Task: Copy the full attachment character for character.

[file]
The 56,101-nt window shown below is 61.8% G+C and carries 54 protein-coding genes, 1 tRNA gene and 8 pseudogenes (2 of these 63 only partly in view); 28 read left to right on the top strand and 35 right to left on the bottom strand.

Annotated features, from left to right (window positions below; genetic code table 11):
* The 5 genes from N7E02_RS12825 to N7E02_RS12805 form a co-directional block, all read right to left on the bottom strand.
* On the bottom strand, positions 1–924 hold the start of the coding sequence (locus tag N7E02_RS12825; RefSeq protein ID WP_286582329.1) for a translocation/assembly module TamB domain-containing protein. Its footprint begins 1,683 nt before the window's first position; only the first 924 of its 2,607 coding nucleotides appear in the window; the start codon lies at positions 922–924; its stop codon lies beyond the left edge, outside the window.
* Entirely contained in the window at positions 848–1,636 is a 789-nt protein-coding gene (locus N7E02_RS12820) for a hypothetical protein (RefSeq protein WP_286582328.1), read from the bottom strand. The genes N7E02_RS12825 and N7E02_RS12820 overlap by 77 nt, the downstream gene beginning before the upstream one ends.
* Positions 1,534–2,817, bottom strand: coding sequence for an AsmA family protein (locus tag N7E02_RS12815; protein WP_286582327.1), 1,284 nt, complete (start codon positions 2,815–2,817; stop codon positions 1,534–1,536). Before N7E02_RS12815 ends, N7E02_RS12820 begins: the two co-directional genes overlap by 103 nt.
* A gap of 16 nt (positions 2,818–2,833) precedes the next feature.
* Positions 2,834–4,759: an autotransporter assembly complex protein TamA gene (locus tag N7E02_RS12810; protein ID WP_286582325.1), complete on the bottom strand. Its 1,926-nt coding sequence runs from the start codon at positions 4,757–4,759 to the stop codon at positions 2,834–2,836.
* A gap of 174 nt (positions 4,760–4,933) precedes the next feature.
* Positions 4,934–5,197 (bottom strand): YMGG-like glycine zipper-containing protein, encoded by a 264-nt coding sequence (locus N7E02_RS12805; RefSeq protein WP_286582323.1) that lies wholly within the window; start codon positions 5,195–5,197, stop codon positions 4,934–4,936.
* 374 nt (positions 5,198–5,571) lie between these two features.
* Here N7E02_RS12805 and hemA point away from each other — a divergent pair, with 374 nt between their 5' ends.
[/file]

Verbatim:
The 56,101-nt window shown below is 61.8% G+C and carries 54 protein-coding genes, 1 tRNA gene and 8 pseudogenes (2 of these 63 only partly in view); 28 read left to right on the top strand and 35 right to left on the bottom strand.

Annotated features, from left to right (window positions below; genetic code table 11):
* The 5 genes from N7E02_RS12825 to N7E02_RS12805 form a co-directional block, all read right to left on the bottom strand.
* On the bottom strand, positions 1–924 hold the start of the coding sequence (locus tag N7E02_RS12825; RefSeq protein ID WP_286582329.1) for a translocation/assembly module TamB domain-containing protein. Its footprint begins 1,683 nt before the window's first position; only the first 924 of its 2,607 coding nucleotides appear in the window; the start codon lies at positions 922–924; its stop codon lies beyond the left edge, outside the window.
* Entirely contained in the window at positions 848–1,636 is a 789-nt protein-coding gene (locus N7E02_RS12820) for a hypothetical protein (RefSeq protein WP_286582328.1), read from the bottom strand. The genes N7E02_RS12825 and N7E02_RS12820 overlap by 77 nt, the downstream gene beginning before the upstream one ends.
* Positions 1,534–2,817, bottom strand: coding sequence for an AsmA family protein (locus tag N7E02_RS12815; protein WP_286582327.1), 1,284 nt, complete (start codon positions 2,815–2,817; stop codon positions 1,534–1,536). Before N7E02_RS12815 ends, N7E02_RS12820 begins: the two co-directional genes overlap by 103 nt.
* A gap of 16 nt (positions 2,818–2,833) precedes the next feature.
* Positions 2,834–4,759: an autotransporter assembly complex protein TamA gene (locus tag N7E02_RS12810; protein ID WP_286582325.1), complete on the bottom strand. Its 1,926-nt coding sequence runs from the start codon at positions 4,757–4,759 to the stop codon at positions 2,834–2,836.
* A gap of 174 nt (positions 4,760–4,933) precedes the next feature.
* Positions 4,934–5,197 (bottom strand): YMGG-like glycine zipper-containing protein, encoded by a 264-nt coding sequence (locus N7E02_RS12805; RefSeq protein WP_286582323.1) that lies wholly within the window; start codon positions 5,195–5,197, stop codon positions 4,934–4,936.
* 374 nt (positions 5,198–5,571) lie between these two features.
* Here N7E02_RS12805 and hemA point away from each other — a divergent pair, with 374 nt between their 5' ends.